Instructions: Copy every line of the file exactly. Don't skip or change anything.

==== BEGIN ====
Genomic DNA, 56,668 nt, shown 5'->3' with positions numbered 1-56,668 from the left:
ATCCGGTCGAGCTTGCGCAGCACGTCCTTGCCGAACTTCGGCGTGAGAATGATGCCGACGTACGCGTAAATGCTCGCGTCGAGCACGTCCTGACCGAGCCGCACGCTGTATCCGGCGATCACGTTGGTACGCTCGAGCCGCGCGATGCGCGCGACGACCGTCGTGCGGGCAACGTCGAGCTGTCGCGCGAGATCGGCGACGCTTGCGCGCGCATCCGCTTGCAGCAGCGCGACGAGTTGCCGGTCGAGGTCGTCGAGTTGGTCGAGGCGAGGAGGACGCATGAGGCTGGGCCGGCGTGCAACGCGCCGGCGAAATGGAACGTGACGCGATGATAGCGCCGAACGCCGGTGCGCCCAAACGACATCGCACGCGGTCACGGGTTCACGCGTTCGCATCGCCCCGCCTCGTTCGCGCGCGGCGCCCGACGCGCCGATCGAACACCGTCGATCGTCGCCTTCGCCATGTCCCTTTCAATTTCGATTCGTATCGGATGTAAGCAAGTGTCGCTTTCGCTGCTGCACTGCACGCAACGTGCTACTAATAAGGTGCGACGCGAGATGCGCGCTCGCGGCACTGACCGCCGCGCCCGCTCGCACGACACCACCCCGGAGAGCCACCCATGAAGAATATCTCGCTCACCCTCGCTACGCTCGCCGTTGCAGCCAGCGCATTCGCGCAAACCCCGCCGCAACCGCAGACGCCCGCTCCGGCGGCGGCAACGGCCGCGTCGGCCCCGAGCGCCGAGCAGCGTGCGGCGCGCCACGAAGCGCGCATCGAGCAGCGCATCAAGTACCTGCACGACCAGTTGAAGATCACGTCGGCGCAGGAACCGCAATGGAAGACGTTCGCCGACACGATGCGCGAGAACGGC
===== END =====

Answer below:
Genomic DNA, 56,668 nt, shown 5'->3' with positions numbered 1-56,668 from the left:
ATCCGGTCGAGCTTGCGCAGCACGTCCTTGCCGAACTTCGGCGTGAGAATGATGCCGACGTACGCGTAAATGCTCGCGTCGAGCACGTCCTGACCGAGCCGCACGCTGTATCCGGCGATCACGTTGGTACGCTCGAGCCGCGCGATGCGCGCGACGACCGTCGTGCGGGCAACGTCGAGCTGTCGCGCGAGATCGGCGACGCTTGCGCGCGCATCCGCTTGCAGCAGCGCGACGAGTTGCCGGTCGAGGTCGTCGAGTTGGTCGAGGCGAGGAGGACGCATGAGGCTGGGCCGGCGTGCAACGCGCCGGCGAAATGGAACGTGACGCGATGATAGCGCCGAACGCCGGTGCGCCCAAACGACATCGCACGCGGTCACGGGTTCACGCGTTCGCATCGCCCCGCCTCGTTCGCGCGCGGCGCCCGACGCGCCGATCGAACACCGTCGATCGTCGCCTTCGCCATGTCCCTTTCAATTTCGATTCGTATCGGATGTAAGCAAGTGTCGCTTTCGCTGCTGCACTGCACGCAACGTGCTACTAATAAGGTGCGACGCGAGATGCGCGCTCGCGGCACTGACCGCCGCGCCCGCTCGCACGACACCACCCCGGAGAGCCACCCATGAAGAATATCTCGCTCACCCTCGCTACGCTCGCCGTTGCAGCCAGCGCATTCGCGCAAACCCCGCCGCAACCGCAGACGCCCGCTCCGGCGGCGGCAACGGCCGCGTCGGCCCCGAGCGCCGAGCAGCGTGCGGCGCGCCACGAAGCGCGCATCGAGCAGCGCATCAAGTACCTGCACGACCAGTTGAAGATCACGTCGGCGCAGGAACCGCAATGGAAGACGTTCGCCGACACGATGCGCGAGAACGGC